Georges Noël (1924-2010) is an exception. An aeronautical engineer, he left the industry for art in 1956. Very present on the European scene in the early 1960s, he nevertheless took the risk of leaving for New York in 1968, and remained there until 1983. Back in France, without worrying about the fashions of the moment, he continued his experiments. They are only pictorial, in the usual sense of the word, being made on canvas. For the tube colors he used in his early days, Noël soon replaced polyvinyl acetate – the white glue – in which he introduced, in varying dosages, pigments and silica powders. These mixtures are placed in varying degrees of thickness, scratched in places, at others incised, marked with grids and, sometimes, signs that make one think of prehistoric pictograms. The grainy and sandy textures appeal to the touch as much as the sight. The colors, ochres and grays of all shades or deep blue, owe their density and brilliance to this specific technique. These palimpsests seem to be traces of vanished civilizations. They also call for comparisons with the art of contemporaries of Christmas, and especially with Cy Twombly. The question then is: why is the work of Christmas, no less powerful than that of Twombly, not so much shown and esteemed? We can hope, without really believing it, that time will correct this irritating inequality of treatment.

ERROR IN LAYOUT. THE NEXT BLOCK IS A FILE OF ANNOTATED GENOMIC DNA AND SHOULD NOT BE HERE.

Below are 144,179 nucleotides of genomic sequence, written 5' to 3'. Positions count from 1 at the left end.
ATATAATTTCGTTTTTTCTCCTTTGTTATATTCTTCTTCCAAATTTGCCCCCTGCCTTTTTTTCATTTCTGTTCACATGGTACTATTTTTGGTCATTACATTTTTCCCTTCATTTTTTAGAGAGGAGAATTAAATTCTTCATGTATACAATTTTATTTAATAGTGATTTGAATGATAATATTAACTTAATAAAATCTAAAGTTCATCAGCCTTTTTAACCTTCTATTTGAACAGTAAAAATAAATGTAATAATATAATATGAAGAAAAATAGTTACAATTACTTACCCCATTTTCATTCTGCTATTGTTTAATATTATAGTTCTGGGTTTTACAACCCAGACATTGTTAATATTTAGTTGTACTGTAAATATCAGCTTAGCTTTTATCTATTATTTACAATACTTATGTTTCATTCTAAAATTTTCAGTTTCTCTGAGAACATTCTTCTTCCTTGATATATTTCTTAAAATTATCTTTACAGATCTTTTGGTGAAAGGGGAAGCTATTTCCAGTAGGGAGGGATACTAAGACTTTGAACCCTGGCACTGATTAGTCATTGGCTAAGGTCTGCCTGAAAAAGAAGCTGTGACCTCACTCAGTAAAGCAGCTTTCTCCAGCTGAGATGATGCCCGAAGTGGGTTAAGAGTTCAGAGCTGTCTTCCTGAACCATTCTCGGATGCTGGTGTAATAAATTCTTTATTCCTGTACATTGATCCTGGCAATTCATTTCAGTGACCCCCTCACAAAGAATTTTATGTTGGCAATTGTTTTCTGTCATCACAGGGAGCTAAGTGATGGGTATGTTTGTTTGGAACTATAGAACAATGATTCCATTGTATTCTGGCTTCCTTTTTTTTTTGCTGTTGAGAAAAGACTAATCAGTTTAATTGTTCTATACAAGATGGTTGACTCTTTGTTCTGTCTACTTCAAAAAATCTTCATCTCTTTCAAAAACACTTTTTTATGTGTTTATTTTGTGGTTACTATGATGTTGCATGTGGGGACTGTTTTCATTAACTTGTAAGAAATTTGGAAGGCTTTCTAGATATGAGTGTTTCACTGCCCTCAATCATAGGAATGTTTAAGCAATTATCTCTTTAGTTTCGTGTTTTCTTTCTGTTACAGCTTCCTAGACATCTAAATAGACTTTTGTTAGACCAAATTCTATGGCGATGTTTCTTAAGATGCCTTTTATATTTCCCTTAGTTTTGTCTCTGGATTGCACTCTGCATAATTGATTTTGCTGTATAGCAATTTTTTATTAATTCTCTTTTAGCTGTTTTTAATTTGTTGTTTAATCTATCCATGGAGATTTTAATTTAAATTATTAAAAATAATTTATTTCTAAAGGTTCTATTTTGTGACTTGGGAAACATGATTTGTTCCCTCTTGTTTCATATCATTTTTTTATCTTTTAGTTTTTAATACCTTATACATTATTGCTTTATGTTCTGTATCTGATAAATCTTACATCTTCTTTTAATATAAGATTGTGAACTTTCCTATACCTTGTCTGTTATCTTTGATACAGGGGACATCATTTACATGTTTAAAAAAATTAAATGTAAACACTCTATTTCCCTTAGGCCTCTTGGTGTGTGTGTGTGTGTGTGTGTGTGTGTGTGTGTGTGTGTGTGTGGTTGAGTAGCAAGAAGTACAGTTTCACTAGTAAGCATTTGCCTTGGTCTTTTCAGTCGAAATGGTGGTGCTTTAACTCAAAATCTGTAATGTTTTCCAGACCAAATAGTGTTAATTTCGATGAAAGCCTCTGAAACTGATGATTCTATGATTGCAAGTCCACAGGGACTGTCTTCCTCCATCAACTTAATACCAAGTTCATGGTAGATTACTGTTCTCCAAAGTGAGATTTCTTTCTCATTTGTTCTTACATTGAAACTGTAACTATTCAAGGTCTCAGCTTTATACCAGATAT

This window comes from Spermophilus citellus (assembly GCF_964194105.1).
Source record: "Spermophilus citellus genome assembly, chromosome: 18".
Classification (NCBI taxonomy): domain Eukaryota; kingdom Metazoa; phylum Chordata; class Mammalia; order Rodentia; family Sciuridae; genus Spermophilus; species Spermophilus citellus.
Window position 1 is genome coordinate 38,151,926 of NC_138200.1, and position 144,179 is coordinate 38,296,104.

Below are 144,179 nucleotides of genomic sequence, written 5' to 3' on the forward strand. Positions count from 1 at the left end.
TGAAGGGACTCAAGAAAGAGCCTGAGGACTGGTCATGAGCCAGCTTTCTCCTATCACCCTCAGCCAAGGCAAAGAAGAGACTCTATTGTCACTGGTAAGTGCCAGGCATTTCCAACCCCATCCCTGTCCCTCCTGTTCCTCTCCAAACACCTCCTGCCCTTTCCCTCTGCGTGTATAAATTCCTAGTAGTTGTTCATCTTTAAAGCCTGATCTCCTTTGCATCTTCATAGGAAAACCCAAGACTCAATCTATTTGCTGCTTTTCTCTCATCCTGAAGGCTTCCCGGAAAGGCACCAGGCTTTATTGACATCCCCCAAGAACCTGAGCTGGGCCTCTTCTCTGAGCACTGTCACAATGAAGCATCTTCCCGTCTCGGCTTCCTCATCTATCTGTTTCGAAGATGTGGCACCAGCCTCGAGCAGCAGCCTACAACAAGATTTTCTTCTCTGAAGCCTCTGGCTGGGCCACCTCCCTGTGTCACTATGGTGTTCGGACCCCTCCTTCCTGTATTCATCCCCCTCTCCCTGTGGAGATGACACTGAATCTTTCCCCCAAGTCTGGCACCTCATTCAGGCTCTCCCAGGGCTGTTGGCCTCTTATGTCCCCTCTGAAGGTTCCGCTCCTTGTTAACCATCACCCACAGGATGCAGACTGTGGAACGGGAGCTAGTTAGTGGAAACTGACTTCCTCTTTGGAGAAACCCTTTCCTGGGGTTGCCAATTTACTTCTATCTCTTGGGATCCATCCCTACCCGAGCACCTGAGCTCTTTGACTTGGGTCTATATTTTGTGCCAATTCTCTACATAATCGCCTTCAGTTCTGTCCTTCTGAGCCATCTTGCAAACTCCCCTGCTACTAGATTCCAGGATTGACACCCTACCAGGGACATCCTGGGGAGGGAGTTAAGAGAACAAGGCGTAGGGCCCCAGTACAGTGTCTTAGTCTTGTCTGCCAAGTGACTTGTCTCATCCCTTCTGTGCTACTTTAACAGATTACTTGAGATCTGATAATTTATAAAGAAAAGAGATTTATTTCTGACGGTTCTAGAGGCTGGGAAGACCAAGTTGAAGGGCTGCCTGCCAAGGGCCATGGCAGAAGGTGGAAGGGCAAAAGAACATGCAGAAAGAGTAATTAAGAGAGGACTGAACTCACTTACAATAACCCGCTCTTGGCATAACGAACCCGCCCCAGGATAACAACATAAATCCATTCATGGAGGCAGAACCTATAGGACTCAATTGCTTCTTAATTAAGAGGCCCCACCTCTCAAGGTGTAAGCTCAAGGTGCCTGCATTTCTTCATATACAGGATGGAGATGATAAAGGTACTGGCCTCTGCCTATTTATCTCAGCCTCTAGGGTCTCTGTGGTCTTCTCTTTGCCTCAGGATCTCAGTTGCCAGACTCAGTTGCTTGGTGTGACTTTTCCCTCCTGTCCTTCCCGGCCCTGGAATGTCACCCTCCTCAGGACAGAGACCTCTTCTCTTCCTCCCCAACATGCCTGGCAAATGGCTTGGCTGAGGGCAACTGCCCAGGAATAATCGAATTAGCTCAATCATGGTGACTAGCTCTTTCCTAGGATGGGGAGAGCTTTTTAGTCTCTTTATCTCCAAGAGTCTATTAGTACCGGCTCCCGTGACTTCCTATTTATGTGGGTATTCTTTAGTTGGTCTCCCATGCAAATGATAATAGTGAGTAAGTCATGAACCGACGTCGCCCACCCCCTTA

« The Magic of the Sign », Galerie Dutko, 4, rue de Bretonvilliers, Paris 4e. Until December 22. Tuesday to Saturday, 2:30 p.m. to 7 p.m. Dutko.com